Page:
Recent work in Hobbes scholarship has raised again the subject of Hobbes's notion of liberty. In this paper, I examine Hobbes's use of the notion of liberty, particularly in his theory of rights. I argue that in describing the rights that individuals hold, Hobbes is employing "liberty" to cover more than the famously restrictive definition of the "absence of external impediments" and that this broader understanding of liberty should not be put down to simple inconsistency on Hobbes's part. In the (...) second part of the paper, I look at the Hohfeldian analysis of rights and at the tendency to see the notion of a claim as foundational for rights, which for some, is a legacy of that analysis. I argue that there are disadvantages to this and suggest that the notion of liberty may be a more useful one than that of a claim to ground our understanding of rights. (shrink)
This article analyzes six ethical principles at work in the Pastoral Letter of the Roman Catholic Bishops on the United States economy. The first three principles derive from the Thomistic tradition with its attempt to avoid the extremes of collectivism and individualism. Human beings are by nature social and called to live in political society. The principle of subsidiarity guides the role of the state. Distributive and social justice furnish the criteria for a just distribution of human goods. The fourth (...) ethical principle which is a later development in the Catholic tradition recognizes human rights including economic rights. In keeping with recent emphases in Catholic teaching the fifth principle insists that the goods of creation exist to serve all and stresses the social aspect of property. The sixth principle enunciates a preferential option for the poor and has come to the fore in the light of recent liberation theology. (shrink)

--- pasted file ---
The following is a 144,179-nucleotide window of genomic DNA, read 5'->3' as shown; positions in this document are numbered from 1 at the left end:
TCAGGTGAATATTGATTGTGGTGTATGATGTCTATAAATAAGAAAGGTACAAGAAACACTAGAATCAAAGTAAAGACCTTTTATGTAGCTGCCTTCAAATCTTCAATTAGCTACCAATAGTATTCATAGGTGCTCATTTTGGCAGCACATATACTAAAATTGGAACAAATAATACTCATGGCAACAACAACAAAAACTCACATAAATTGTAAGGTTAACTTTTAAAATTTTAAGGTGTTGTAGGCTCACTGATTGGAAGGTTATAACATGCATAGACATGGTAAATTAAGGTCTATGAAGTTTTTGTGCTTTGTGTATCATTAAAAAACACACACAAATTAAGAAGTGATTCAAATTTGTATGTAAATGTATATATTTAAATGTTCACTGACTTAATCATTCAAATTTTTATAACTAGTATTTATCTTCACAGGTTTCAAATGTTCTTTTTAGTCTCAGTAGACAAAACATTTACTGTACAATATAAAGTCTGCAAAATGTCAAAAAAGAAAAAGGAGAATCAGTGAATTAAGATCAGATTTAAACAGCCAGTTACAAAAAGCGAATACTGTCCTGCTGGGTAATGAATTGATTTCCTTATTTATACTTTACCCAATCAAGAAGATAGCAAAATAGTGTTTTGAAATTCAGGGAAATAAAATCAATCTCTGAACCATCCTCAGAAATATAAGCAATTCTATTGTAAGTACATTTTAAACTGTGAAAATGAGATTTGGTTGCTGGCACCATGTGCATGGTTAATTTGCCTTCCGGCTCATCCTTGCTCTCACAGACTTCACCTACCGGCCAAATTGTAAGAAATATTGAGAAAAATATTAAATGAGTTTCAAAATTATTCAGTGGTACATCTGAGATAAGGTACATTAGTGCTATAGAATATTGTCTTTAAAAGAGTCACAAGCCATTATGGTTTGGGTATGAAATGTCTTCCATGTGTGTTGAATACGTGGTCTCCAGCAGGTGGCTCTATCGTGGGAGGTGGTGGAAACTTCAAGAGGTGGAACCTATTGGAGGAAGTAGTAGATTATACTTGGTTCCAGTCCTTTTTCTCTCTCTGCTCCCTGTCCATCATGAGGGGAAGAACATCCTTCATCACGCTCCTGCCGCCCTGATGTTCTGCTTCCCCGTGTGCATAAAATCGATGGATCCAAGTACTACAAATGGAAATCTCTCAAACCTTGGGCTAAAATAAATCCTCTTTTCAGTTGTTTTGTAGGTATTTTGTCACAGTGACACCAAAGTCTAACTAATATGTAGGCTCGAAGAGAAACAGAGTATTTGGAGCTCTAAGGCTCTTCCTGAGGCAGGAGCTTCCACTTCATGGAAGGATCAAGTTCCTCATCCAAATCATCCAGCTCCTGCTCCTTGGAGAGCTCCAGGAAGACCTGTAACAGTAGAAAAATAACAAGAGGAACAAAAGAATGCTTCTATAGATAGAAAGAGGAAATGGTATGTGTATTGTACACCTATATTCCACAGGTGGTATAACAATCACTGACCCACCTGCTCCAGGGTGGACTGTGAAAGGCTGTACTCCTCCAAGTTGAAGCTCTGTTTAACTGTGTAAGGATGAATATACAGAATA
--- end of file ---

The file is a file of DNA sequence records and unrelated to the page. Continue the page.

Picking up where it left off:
Two philosophers, Robert Spaemann and Henri Gouhier, have identified a similarity between Fénelon and Kant in the prominence of motive in their thought: disinterestedness in Fénelon's pure love and in Kant's good will. Spaemann emphasizes their common detaching of the ethical in terms of motivation from the context of happiness. In this article I explore further similarities and differences under the topics of perfectionism, pure love, good will, happiness, and disinterestedness, as these are pertinent to their thought. On perfectionism there (...) appears a stark contrast; on pure love over against good will, on happiness, and on disinterestedness, however, there seems a balance between likenesses and differences. Finally I point out a qualification set on pure love by Fénelon and on the good will by Kant. (shrink)
Nicolas Malebranche in the Treatise on the Love of God argues against the Quietists, who thought that the pure love of God required the extinction of self-interest, understood to include a stance of disinterestedness with regard to happiness, even to eternal happiness. Ipresent Malebranche’s essay as structured by contrasts the resolution of which Malebranche maintains leads to union with God, whichis love and happiness. By referring to several thinkers, past and present, I suggest alternative ways of thinking about God, love (...) of God, and self-interest. I conclude that although Malebranche is in a long line of thinkers who hold that the object of the will is the good, and who equate this good with God, and God with happiness, and although he offers correctives to a too easy-going spirituality, certain theses that he defends are not in line with classical views of God and His attributes. (shrink)